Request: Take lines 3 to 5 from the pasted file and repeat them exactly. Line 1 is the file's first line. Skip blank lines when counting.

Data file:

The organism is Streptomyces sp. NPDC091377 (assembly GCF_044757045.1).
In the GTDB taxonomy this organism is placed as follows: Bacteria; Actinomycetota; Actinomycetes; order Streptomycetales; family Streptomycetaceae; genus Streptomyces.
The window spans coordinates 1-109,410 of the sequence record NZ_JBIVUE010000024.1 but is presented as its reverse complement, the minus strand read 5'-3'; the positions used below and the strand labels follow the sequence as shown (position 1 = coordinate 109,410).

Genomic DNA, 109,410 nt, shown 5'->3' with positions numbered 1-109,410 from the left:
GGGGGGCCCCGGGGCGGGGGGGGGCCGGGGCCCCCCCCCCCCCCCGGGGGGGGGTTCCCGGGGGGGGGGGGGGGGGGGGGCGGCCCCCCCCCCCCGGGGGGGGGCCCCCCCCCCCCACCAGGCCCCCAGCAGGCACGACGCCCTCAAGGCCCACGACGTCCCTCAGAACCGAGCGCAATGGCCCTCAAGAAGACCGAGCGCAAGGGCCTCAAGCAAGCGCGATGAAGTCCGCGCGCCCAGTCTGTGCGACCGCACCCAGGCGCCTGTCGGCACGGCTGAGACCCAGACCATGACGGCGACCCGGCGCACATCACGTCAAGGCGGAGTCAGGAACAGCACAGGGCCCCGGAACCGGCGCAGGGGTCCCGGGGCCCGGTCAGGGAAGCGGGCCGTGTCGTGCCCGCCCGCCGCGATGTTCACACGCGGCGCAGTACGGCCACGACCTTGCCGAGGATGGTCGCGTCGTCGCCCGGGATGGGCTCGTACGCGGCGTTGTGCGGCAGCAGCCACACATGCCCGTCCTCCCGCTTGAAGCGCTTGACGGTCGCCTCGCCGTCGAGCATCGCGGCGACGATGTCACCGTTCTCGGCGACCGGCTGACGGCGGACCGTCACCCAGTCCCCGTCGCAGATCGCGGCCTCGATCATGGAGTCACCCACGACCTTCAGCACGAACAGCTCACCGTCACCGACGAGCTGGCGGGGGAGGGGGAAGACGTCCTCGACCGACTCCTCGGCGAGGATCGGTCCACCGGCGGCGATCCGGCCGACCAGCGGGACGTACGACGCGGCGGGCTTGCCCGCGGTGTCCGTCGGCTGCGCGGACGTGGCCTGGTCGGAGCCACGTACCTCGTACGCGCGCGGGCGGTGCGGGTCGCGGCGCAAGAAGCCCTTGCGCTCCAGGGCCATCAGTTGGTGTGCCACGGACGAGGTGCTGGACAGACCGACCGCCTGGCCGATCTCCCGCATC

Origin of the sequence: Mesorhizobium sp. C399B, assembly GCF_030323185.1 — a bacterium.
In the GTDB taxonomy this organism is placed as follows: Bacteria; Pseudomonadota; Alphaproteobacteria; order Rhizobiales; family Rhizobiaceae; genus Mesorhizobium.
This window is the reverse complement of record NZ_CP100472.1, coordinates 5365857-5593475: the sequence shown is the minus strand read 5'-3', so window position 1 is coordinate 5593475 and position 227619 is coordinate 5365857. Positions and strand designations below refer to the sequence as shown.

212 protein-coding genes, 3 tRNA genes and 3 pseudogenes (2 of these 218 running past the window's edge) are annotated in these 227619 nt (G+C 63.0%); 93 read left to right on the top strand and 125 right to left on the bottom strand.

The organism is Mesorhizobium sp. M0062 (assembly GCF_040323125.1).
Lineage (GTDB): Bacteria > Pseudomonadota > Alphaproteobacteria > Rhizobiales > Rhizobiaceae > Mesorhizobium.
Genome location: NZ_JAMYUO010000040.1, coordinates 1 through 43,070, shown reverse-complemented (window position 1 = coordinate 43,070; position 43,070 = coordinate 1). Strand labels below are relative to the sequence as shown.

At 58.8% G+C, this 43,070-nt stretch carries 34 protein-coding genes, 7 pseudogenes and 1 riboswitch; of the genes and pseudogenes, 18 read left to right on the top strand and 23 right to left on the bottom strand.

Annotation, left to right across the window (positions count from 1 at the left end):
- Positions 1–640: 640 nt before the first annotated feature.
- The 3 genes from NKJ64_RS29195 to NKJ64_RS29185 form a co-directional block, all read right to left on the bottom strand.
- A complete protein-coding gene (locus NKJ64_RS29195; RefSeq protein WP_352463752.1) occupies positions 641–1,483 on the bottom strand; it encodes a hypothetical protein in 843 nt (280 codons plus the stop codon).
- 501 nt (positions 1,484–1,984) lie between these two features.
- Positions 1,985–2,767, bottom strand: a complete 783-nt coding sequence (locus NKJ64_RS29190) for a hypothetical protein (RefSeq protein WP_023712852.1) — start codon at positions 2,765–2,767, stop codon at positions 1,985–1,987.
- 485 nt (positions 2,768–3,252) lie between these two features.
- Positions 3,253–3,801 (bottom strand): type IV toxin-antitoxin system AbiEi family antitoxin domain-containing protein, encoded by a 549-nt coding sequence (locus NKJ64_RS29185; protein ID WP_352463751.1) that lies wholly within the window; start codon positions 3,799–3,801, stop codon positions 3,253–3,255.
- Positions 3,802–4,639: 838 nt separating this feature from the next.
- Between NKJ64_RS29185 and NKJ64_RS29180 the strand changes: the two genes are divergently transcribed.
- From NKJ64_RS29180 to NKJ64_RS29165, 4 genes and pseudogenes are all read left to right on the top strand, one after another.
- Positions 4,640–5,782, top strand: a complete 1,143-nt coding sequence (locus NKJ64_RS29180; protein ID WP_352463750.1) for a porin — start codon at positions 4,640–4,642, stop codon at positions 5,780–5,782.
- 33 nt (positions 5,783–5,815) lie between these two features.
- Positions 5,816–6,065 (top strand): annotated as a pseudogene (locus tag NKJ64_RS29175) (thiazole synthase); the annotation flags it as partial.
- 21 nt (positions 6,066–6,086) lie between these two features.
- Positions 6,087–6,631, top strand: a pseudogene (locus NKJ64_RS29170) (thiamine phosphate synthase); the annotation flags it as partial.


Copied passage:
The window spans coordinates 1-109,410 of the sequence record NZ_JBIVUE010000024.1 but is presented as its reverse complement, the minus strand read 5'-3'; the positions used below and the strand labels follow the sequence as shown (position 1 = coordinate 109,410).

Genomic DNA, 109,410 nt, shown 5'->3' with positions numbered 1-109,410 from the left:
GGGGGGCCCCGGGGCGGGGGGGGGCCGGGGCCCCCCCCCCCCCCCGGGGGGGGGTTCCCGGGGGGGGGGGGGGGGGGGGGCGGCCCCCCCCCCCCGGGGGGGGGCCCCCCCCCCCCACCAGGCCCCCAGCAGGCACGACGCCCTCAAGGCCCACGACGTCCCTCAGAACCGAGCGCAATGGCCCTCAAGAAGACCGAGCGCAAGGGCCTCAAGCAAGCGCGATGAAGTCCGCGCGCCCAGTCTGTGCGACCGCACCCAGGCGCCTGTCGGCACGGCTGAGACCCAGACCATGACGGCGACCCGGCGCACATCACGTCAAGGCGGAGTCAGGAACAGCACAGGGCCCCGGAACCGGCGCAGGGGTCCCGGGGCCCGGTCAGGGAAGCGGGCCGTGTCGTGCCCGCCCGCCGCGATGTTCACACGCGGCGCAGTACGGCCACGACCTTGCCGAGGATGGTCGCGTCGTCGCCCGGGATGGGCTCGTACGCGGCGTTGTGCGGCAGCAGCCACACATGCCCGTCCTCCCGCTTGAAGCGCTTGACGGTCGCCTCGCCGTCGAGCATCGCGGCGACGATGTCACCGTTCTCGGCGACCGGCTGACGGCGGACCGTCACCCAGTCCCCGTCGCAGATCGCGGCCTCGATCATGGAGTCACCCACGACCTTCAGCACGAACAGCTCACCGTCACCGACGAGCTGGCGGGGGAGGGGGAAGACGTCCTCGACCGACTCCTCGGCGAGGATCGGTCCACCGGCGGCGATCCGGCCGACCAGCGGGACGTACGACGCGGCGGGCTTGCCCGCGGTGTCCGTCGGCTGCGCGGACGTGGCCTGGTCGGAGCCACGTACCTCGTACGCGCGCGGGCGGTGCGGGTCGCGGCGCAAGAAGCCCTTGCGCTCCAGGGCCATCAGTTGGTGTGCCACGGACGAGGTGCTGGACAGACCGACCGCCTGGCCGATCTCCCGCATC